As usual every Wednesday, a gaggle of media gathered around quarterback Ben Roethlisberger at lunchtime in the Steelers locker room for a midweek interview session.
The latest assembly was far from usual. With double the attendance, Roethlisberger approached the crowd with his right arm in a black sling and a tale of just how dangerous things might have been early in the third quarter Monday night at Heinz Field.
Roethlisberger has a sprain to his right sternoclavicular joint that connects the breastbone to the collarbone. But that's not the worst of it. Worse is that mysterious rib injury that was previously reported by the Post-Gazette but unmentioned by the Steelers until Roethlisberger brought it up Wednesday.
He called it a "dislocation of the first rib."
"That's the scary part because I guess if it goes in the wrong direction it can puncture the aorta. That's more of the issue I think. That's probably the more painful part."
Steelers coach Mike Tomlin disputed the fact that Roethlisberger sustained separate injuries when he was sacked Monday night.
"To my knowledge, the injuries are one in the same. I don't get into explicit details with you guys," he told a group of media after practice. "I think they are connected. I don't have a skeleton in front of me."
Because of the danger, Roethlisberger said he probably cannot play until the rib heals, and he's not sure how long that will take, but he does not think it will end his season.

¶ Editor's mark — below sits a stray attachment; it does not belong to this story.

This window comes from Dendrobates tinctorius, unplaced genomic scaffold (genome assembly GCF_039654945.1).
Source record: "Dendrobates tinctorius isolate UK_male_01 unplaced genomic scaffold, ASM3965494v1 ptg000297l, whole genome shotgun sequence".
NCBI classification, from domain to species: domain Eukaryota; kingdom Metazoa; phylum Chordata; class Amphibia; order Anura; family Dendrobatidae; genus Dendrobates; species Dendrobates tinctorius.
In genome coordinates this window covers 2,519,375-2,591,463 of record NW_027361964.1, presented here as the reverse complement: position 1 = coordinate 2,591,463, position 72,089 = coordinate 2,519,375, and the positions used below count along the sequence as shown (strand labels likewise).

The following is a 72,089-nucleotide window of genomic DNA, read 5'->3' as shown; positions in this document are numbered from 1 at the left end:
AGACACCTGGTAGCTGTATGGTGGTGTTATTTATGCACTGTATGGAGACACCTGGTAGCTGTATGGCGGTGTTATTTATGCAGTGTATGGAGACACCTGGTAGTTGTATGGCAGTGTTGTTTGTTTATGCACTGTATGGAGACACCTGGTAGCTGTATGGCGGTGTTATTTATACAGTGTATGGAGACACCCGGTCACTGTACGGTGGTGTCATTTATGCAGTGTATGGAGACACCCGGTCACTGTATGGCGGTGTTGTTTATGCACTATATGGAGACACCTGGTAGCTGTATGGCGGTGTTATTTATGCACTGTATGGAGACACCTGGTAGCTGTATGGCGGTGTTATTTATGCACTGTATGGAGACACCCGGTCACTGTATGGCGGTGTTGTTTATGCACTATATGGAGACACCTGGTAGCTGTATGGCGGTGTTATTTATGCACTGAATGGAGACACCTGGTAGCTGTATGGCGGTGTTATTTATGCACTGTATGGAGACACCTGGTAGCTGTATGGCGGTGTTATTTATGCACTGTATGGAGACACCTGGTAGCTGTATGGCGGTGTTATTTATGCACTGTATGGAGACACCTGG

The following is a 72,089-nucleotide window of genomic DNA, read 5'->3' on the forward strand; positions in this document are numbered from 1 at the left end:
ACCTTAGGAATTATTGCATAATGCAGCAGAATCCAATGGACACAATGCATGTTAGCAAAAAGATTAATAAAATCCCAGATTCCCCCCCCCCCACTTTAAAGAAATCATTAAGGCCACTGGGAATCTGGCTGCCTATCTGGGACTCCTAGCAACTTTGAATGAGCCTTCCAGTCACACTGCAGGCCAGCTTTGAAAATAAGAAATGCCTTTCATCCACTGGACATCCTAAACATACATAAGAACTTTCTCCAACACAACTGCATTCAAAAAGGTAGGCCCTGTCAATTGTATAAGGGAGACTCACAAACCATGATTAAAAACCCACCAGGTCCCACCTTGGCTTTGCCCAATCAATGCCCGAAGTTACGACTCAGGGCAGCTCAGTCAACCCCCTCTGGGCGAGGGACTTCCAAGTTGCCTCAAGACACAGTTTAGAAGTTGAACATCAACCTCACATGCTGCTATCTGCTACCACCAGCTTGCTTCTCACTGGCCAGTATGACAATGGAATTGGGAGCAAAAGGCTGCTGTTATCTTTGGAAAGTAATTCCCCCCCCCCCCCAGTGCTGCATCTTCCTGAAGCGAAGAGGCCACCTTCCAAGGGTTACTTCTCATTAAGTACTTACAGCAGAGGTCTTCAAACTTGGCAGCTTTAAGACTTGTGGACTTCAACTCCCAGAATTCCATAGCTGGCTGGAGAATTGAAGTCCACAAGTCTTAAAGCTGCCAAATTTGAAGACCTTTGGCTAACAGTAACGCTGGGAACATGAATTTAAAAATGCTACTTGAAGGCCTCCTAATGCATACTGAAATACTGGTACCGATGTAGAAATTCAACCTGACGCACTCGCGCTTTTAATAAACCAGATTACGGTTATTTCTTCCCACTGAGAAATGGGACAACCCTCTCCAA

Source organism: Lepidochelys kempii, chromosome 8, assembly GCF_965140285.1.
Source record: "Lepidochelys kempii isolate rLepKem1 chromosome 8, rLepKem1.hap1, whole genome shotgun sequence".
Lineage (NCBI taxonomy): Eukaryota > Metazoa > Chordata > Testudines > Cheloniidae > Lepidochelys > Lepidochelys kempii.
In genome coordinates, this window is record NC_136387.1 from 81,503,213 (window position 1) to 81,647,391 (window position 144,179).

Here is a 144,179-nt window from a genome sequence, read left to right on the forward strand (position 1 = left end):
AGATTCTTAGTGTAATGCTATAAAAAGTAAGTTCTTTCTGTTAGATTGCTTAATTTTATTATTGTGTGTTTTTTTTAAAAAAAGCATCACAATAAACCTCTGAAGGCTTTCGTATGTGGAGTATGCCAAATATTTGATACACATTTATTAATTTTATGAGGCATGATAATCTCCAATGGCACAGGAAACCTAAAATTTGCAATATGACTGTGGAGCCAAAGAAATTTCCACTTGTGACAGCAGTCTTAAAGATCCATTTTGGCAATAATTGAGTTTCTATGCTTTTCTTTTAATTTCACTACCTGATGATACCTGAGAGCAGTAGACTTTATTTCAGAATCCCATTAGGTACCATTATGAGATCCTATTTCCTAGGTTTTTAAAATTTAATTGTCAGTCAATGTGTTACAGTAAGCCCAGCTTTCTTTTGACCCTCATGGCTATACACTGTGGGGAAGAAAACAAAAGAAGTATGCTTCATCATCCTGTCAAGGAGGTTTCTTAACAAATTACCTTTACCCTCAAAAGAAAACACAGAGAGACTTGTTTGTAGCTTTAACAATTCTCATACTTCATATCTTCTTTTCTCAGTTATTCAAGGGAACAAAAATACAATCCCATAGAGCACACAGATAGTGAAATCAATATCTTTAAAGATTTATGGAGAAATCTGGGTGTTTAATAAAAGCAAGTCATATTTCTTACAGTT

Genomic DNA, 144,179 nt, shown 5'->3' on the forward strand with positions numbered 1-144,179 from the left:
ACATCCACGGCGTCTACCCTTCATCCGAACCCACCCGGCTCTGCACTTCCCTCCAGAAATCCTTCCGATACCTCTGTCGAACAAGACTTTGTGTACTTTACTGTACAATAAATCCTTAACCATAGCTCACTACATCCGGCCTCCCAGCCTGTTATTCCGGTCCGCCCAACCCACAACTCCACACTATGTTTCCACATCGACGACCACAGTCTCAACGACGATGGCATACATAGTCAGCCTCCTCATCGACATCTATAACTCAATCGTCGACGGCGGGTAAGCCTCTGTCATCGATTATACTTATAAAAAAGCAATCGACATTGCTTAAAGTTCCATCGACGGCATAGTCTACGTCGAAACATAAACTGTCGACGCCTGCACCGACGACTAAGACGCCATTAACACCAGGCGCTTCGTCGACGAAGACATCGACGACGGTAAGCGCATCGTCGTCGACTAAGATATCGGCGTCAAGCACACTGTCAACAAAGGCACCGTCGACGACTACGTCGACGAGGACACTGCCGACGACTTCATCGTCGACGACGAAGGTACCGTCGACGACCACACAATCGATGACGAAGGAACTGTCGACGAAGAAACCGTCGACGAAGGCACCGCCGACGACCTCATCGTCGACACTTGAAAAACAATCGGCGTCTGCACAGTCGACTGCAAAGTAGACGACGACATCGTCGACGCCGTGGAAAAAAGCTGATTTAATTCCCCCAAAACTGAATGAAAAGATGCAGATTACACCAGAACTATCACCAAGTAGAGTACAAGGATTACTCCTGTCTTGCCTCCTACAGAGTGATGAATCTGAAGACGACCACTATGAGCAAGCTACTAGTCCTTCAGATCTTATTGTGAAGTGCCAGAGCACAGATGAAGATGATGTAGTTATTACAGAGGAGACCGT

"I don't think so. I don't know, though. I'm not a medical expert. I'm just going to do what I can to get back as fast I can"
Tomlin also declined to speculate on how long his Pro Bowl quarterback might be sidelined.
"I live in the present," Tomlin said. "He is out this week."
Asked if he would return this season, the coach answered, "Next question."
Roethlisberger said he's gotten only about four hours sleep the past two nights and had to do so in a chair.
"Certain movements," he said, "are very painful."
Roethlisberger said doctors told him the injury is so rare in athletes that the last one they knew about that had a similar injury was a rugby player in 1998.
St. Louis Rams wide receiver Danny Amendola, however, reportedly had his aorta threatened when he sustained a similar SC shoulder sprain earlier this year because his clavicle also was dislocated and popped inward.
Leftwich on Leftwich
The only other time quarterback Byron Leftwich got a chance to prepare to start a football game over the past five seasons came more than three years ago, and it came for the Tampa Bay Buccaneers. He started the first three games of'09.
Sunday night, he will make his 50th start in the NFL, his first for the Steelers.
"It's always better when you can prepare, especially when you're the backup because you never get any reps," he said about practicing with the first-team offense. "To have the opportunity during the week to prepare will help."
Leftwich is no normal backup. He was once the franchise quarterback of the Jacksonville Jaguars, who drafted him seventh overall in '03 -- four spots higher than the Steelers got Roethlisberger in the '04 draft.